Film / Book Reviews

Dangerous claims and superficial teachings of ‘Health and Wealth Gospel’ preachers

Nov 2003    

Faith, Health and Prosperity
Andrew Perriman, ed.
Carlisle: Paternoster Press, 2003
316 pages $23

WHAT do Kenneth Hagin, Kenneth and Gloria Copeland, Morris Cerullo, Benny Hinn and Rhema Bible College have in common?

They are American-based with influence stretching all over the world through their publications, tapes and television programmes. They are better known, however, as the main proponents of what has now been commonly referred to as the Word-Faith movement, also variously described as “Word of Faith”, “Positive Confession” and “Health and Wealth Gospel”.

In recent years, as the “Health and Wealth Gospel” begins to attract more followers, more mainline church members and pastors are now buying their books and promoting their teachings.

Many Word-Faith preachers have Pentecostal root. But their teachings, influenced in many ways by the mystic E. W. Kenyon whose works were plagiarised by Hagin, are at odds with today’s mainstream Assemblies of God. Mainstream Pentecostals, represented by widely respected scholars like Gordon D. Fee and Wonsuk Ma, are not afraid to engage in responsible in-depth theological exploration and the pursuit of excellence in biblical scholarship, something which the Word-Faith preachers have no interest in. They eschew rigorous theological inquiry and are satisfied with making assertions and building their teachings on suspect grounds.

It should be said, nevertheless, that the Word-Faith teachings do have able supporters. The best defence of the movement is provided by William DeArteaga in Quenching the Spirit, (Creation House). However, fair-minded Christians who are sympathetic to the charismatic expression of faith, like Bruce Barron, in The Health and Wealth Gospel, (IVP), Gordon Fee, in The Disease of the Health and Wealth Gospels, (Regent College), and Robert Bowman, Jr, in The Word-Faith Controversy (Baker), have critiqued the dangerous claims of the Word-Faith proponents and the superficiality of their teachings. Other voices taking a more critical approach like D. McConnell, A Different Gospel (Hendricksen), Dave Hunt and T. A. MacMahon, The Seduction of Christianity (Harvest House) and Hank Hanegraaff, Christianity in Crisis, (Harvest House), have judged the teachings of the Word-Faith movement to be New Age and cultic.

The books mentioned above represent a fair spectrum of views on the controversies emanating from the Word-Faith teachings. Ideally, Christians should read all the books cited plus the books authored by the leading Word-Faith preachers. But if there is just one book to read – one that is helpful, thorough, and gives a balanced assessment of the Word-Faith teachings – it is the book under review.

This book, commissioned by the Evangelical Alliance of UK, is the fruit of a study done by a group of British theologians. Part one of the book surveys the main teachings and history of the Word-Faith movement. Part two examines the claims of the Word-Faith preachers. It evaluates the way the preachers have interpreted the Bible, where they might have erred in interpretation and where they might have been selective in their choice of texts to propagate their teachings.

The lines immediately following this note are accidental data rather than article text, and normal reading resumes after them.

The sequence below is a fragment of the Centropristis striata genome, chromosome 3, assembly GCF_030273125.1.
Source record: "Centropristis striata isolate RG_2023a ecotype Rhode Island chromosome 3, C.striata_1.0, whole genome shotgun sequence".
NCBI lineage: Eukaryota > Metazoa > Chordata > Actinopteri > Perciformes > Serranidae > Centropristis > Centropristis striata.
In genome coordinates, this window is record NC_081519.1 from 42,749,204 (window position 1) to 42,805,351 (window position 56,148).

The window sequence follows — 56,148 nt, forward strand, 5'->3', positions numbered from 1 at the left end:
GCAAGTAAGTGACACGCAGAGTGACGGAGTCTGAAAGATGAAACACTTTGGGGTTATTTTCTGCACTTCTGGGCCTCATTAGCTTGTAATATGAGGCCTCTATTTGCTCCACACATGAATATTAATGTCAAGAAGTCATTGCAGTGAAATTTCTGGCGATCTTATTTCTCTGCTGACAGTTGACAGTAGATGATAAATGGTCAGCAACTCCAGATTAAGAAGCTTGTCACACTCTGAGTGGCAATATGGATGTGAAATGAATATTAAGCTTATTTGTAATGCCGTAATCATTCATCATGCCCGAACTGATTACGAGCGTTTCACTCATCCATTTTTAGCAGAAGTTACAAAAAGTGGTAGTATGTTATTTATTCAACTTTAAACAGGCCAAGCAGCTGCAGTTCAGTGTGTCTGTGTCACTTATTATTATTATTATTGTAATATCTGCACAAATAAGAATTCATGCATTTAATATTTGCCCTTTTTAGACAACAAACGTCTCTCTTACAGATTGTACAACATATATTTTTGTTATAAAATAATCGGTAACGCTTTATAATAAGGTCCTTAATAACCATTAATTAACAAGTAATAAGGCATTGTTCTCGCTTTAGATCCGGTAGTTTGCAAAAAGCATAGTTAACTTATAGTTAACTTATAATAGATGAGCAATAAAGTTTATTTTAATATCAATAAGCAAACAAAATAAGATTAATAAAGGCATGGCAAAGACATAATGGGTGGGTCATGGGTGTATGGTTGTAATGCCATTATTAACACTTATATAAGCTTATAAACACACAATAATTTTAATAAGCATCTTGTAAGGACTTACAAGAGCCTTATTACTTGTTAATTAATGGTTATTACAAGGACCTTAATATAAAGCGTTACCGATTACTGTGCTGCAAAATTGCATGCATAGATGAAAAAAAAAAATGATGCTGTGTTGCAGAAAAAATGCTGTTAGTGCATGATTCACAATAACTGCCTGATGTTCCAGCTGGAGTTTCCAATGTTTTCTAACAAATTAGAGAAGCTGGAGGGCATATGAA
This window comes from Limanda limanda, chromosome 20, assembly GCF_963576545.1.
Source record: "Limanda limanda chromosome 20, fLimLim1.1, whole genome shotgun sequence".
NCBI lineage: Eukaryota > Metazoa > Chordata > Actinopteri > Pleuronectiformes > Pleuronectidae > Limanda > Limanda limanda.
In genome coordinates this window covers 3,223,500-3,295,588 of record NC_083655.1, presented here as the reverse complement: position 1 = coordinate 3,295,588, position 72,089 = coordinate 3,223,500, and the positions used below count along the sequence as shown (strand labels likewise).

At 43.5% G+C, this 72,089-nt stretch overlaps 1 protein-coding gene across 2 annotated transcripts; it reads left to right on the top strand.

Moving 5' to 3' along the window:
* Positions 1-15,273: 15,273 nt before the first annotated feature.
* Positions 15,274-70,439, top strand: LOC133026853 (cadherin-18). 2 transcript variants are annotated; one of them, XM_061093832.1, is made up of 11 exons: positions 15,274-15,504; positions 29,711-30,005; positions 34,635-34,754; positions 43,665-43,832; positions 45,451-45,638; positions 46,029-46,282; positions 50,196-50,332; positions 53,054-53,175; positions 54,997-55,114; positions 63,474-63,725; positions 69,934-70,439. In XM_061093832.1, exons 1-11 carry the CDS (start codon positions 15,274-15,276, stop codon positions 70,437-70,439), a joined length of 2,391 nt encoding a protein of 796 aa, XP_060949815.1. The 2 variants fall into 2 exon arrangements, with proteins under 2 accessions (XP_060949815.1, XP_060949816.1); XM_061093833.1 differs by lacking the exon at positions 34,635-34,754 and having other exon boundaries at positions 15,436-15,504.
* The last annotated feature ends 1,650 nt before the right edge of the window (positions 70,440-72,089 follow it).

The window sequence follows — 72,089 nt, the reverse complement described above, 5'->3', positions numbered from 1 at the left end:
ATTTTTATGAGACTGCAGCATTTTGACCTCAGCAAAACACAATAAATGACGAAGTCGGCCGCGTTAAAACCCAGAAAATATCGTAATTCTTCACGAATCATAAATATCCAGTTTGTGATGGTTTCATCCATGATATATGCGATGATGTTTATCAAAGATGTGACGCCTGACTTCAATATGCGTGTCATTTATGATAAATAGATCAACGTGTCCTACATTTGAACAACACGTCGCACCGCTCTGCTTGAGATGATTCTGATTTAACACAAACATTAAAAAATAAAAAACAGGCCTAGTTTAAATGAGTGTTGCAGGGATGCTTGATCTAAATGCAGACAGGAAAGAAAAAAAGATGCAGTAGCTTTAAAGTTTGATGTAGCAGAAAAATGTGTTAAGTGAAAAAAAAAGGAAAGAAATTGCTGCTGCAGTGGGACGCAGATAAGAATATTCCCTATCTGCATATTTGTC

To their credit, the authors acknowledge that Hagin et al have a few lessons which the church can learn from. However, the findings of the study group have uncovered serious errors in interpretation and teachings. There are also valid questions raised on ethical issues which Word-Faith preachers have got themselves into but have not adequately addressed.

Doctrinally, the main contention is the teachings about Christ, His atonement and our identity as Christians. This impinges on our understanding of soteriology and the practice of faith.

Did Jesus die a second death, as the preachers seem to suggest that He did? How much are we the same as Christ? And do we share the same authority which Jesus Christ the only begotten Son of God exercised? Are we “incarnate”, as the preachers seem to say we are, the way Jesus is recognised by the Church as the Incarnate Son of God? Is salvation an invitation to material wealth and good health?

If Copeland’s illustration of salvation as a ticket that pays for all the luxury and first-class meals in a cruise is to be taken seriously, is salvation then a free ticket for all to lay claim on all the material benefits in this world?

There is a widespread teaching that impresses on followers to give in faith and expect a one hundred-fold return. Scripture is (mis)used to support such teaching. Pause for a while and ask a simple question. In practice who are the main beneficiaries of the health and wealth gospel? Are they not, first and foremost, the preachers themselves and the ministries owned by them? Are they not serving their own interest – even if this is not disclosed or is denied – for them to continue asking for generous giving couched in terms of supporting their ministries?


The Rev Dr Daniel Koh Kah Soon is the District Superintendent (West) of Trinity Annual Conference (TRAC) and a lecturer at Trinity Theological College.

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